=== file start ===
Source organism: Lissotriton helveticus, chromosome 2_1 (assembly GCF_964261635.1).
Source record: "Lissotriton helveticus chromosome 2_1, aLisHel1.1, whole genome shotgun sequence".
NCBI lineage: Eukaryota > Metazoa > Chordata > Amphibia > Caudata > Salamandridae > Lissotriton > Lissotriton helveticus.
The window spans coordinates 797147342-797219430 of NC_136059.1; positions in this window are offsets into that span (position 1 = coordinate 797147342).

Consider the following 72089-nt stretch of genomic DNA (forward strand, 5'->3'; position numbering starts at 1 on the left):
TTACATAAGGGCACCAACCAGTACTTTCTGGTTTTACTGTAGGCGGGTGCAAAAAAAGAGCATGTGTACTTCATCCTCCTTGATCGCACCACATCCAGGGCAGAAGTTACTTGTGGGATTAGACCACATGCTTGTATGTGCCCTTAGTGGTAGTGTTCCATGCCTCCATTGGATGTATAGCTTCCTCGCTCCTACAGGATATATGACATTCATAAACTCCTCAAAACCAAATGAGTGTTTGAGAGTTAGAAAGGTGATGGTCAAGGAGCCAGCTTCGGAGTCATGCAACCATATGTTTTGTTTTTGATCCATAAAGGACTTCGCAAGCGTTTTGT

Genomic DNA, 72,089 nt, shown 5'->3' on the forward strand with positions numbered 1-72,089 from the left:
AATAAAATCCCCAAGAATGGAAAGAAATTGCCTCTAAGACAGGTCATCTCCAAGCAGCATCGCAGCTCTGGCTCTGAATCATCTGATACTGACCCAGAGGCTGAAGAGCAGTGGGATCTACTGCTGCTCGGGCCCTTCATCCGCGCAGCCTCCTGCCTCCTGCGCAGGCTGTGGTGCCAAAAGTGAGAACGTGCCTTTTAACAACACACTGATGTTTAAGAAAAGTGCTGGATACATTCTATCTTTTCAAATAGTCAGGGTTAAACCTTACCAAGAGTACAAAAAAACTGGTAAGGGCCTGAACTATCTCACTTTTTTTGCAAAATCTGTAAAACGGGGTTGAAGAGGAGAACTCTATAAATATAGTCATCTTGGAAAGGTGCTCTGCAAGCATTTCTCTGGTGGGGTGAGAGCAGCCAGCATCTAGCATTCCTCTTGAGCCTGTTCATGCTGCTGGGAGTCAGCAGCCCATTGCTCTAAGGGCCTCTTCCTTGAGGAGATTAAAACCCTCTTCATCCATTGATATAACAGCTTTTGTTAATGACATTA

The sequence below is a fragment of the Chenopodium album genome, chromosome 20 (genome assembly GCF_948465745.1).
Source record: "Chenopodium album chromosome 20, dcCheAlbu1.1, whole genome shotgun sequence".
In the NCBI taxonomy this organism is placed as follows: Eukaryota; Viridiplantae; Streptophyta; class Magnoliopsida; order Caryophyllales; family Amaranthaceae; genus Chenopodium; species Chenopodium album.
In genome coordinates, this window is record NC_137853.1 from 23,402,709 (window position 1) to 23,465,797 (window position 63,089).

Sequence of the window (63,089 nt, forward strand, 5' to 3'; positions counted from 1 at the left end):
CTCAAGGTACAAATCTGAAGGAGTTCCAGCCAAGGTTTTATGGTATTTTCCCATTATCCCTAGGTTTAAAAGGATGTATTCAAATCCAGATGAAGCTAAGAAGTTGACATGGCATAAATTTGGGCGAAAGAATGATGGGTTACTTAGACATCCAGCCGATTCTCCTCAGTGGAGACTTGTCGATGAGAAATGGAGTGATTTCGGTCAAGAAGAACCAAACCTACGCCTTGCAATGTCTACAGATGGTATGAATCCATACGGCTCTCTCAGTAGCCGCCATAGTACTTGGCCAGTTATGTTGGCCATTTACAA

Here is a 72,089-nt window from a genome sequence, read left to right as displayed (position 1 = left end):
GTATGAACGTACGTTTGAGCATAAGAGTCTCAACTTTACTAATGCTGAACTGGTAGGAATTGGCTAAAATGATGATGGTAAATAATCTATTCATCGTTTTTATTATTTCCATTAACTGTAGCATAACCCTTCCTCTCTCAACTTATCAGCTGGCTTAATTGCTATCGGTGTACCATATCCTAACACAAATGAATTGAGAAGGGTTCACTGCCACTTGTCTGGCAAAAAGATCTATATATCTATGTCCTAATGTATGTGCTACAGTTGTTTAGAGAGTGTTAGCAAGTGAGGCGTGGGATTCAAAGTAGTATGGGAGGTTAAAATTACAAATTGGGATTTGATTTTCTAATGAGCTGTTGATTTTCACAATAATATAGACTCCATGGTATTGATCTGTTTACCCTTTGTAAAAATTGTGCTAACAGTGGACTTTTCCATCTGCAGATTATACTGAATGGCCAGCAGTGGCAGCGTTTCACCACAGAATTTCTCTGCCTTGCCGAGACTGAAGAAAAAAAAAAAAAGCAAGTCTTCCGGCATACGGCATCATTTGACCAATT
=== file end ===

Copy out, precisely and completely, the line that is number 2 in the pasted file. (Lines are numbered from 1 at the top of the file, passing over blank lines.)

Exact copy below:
Source record: "Lissotriton helveticus chromosome 2_1, aLisHel1.1, whole genome shotgun sequence".